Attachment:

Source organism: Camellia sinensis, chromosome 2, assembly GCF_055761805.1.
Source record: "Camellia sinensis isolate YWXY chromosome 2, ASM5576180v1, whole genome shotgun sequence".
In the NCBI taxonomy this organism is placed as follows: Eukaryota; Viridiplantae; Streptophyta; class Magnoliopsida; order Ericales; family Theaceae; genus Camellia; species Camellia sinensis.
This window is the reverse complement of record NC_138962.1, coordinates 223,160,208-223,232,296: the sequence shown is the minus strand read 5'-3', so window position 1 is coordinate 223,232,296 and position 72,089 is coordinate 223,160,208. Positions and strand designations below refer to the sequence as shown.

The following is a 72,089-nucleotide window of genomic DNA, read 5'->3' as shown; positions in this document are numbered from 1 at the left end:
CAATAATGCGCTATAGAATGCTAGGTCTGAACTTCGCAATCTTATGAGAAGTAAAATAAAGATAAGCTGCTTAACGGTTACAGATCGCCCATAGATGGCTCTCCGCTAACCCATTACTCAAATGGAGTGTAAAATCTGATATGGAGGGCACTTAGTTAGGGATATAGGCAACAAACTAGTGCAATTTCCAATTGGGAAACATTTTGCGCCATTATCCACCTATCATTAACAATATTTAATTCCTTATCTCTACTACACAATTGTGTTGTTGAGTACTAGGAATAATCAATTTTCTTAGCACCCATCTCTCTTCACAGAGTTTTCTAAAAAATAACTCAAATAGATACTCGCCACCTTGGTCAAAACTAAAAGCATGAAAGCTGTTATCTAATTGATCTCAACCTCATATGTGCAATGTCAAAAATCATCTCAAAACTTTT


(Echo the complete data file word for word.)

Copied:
Source organism: Camellia sinensis, chromosome 2, assembly GCF_055761805.1.
Source record: "Camellia sinensis isolate YWXY chromosome 2, ASM5576180v1, whole genome shotgun sequence".
In the NCBI taxonomy this organism is placed as follows: Eukaryota; Viridiplantae; Streptophyta; class Magnoliopsida; order Ericales; family Theaceae; genus Camellia; species Camellia sinensis.
This window is the reverse complement of record NC_138962.1, coordinates 223,160,208-223,232,296: the sequence shown is the minus strand read 5'-3', so window position 1 is coordinate 223,232,296 and position 72,089 is coordinate 223,160,208. Positions and strand designations below refer to the sequence as shown.

The following is a 72,089-nucleotide window of genomic DNA, read 5'->3' as shown; positions in this document are numbered from 1 at the left end:
CAATAATGCGCTATAGAATGCTAGGTCTGAACTTCGCAATCTTATGAGAAGTAAAATAAAGATAAGCTGCTTAACGGTTACAGATCGCCCATAGATGGCTCTCCGCTAACCCATTACTCAAATGGAGTGTAAAATCTGATATGGAGGGCACTTAGTTAGGGATATAGGCAACAAACTAGTGCAATTTCCAATTGGGAAACATTTTGCGCCATTATCCACCTATCATTAACAATATTTAATTCCTTATCTCTACTACACAATTGTGTTGTTGAGTACTAGGAATAATCAATTTTCTTAGCACCCATCTCTCTTCACAGAGTTTTCTAAAAAATAACTCAAATAGATACTCGCCACCTTGGTCAAAACTAAAAGCATGAAAGCTGTTATCTAATTGATCTCAACCTCATATGTGCAATGTCAAAAATCATCTCAAAACTTTT